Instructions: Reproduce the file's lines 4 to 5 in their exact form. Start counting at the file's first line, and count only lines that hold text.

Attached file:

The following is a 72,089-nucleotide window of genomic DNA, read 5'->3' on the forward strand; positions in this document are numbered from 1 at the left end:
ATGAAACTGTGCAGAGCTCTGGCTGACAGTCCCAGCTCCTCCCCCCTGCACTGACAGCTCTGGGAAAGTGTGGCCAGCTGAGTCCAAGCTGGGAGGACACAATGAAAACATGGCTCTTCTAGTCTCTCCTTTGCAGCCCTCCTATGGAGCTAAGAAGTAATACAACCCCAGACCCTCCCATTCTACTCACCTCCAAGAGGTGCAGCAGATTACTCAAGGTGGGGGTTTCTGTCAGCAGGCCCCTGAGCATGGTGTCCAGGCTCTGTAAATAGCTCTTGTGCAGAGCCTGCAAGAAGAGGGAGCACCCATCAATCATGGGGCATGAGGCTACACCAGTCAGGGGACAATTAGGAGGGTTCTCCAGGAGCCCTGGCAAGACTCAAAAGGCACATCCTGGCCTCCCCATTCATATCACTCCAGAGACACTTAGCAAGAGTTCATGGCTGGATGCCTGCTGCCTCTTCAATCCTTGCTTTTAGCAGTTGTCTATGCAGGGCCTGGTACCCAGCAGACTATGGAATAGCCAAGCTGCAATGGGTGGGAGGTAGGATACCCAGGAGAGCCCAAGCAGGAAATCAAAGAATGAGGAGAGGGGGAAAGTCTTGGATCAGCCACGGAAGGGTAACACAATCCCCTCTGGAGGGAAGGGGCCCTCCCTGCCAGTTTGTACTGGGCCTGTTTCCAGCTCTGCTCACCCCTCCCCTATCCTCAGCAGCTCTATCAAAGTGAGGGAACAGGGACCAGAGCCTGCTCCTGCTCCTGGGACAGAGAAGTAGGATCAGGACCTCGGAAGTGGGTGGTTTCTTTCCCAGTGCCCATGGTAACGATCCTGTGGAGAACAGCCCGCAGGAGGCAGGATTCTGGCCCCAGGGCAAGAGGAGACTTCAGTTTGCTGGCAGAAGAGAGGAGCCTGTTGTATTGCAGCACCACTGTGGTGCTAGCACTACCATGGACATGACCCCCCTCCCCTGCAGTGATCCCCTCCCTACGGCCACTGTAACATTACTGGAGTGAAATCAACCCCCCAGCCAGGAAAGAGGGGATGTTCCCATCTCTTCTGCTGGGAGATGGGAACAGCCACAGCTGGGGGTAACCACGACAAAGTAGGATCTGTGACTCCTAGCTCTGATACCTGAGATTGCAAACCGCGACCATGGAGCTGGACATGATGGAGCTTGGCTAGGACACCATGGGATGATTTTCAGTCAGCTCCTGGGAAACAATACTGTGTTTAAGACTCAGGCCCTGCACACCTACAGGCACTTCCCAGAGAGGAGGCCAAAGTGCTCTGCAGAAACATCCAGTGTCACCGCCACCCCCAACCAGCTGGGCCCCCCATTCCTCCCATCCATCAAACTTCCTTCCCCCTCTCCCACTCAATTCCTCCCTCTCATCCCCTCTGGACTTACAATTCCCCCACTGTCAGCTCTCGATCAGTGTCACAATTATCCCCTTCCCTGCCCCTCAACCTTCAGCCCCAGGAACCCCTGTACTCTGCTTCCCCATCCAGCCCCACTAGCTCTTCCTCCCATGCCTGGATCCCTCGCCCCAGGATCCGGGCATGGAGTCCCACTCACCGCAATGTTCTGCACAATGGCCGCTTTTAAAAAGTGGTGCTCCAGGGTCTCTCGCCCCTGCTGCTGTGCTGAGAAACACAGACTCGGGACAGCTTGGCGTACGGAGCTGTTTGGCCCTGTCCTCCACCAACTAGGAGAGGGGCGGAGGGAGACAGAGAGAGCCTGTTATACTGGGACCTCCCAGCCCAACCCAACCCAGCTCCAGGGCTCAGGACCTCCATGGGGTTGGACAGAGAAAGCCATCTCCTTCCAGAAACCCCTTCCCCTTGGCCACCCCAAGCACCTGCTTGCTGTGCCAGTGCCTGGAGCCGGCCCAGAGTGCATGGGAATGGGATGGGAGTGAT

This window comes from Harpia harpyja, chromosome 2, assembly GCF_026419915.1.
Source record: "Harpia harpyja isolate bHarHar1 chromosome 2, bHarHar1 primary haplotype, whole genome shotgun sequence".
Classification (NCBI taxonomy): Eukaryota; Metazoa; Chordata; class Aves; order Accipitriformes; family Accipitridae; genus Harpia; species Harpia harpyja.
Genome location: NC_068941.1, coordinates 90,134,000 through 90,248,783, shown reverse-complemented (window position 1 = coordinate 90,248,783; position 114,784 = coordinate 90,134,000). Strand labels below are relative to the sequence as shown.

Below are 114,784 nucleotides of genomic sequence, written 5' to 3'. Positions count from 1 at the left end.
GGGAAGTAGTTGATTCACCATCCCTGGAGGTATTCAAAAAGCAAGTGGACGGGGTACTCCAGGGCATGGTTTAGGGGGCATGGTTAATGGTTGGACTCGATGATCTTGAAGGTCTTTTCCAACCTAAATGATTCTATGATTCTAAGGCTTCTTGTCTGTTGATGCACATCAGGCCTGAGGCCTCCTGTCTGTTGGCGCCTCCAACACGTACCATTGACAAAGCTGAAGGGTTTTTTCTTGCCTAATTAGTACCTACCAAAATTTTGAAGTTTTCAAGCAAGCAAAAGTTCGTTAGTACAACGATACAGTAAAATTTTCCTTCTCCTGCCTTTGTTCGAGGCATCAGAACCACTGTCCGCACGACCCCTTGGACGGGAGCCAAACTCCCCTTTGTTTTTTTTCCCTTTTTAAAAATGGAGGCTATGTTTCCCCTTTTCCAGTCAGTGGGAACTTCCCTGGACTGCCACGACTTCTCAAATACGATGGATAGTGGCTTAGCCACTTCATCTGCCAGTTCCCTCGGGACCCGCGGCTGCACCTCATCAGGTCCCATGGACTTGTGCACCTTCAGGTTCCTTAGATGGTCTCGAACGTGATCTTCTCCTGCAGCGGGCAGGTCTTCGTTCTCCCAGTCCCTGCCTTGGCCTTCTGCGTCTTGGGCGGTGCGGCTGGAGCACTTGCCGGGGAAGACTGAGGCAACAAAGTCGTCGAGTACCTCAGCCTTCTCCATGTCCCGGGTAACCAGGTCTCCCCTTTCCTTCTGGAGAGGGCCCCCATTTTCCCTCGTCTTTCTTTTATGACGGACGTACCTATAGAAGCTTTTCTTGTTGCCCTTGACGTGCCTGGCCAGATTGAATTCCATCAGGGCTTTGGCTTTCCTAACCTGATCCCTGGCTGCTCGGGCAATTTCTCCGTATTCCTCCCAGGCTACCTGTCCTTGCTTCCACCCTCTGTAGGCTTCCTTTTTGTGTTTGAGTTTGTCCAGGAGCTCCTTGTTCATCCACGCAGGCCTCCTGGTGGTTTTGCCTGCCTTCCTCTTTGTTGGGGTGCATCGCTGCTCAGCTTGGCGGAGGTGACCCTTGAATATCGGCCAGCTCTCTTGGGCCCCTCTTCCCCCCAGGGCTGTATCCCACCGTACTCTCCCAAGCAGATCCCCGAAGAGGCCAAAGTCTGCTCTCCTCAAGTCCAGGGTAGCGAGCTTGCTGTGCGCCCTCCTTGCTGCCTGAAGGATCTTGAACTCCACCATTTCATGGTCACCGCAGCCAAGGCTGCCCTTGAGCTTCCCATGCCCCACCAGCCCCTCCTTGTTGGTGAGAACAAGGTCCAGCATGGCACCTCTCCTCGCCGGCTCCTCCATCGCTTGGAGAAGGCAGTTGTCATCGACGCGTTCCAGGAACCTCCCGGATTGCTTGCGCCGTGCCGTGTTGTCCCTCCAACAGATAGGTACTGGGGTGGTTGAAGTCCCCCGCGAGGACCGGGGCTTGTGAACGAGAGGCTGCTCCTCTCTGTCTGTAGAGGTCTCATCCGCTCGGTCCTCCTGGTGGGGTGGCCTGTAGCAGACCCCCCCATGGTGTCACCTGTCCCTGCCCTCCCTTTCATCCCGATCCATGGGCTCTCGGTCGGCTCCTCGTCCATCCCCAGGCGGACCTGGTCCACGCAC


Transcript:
Source record: "Harpia harpyja isolate bHarHar1 chromosome 2, bHarHar1 primary haplotype, whole genome shotgun sequence".
Classification (NCBI taxonomy): Eukaryota; Metazoa; Chordata; class Aves; order Accipitriformes; family Accipitridae; genus Harpia; species Harpia harpyja.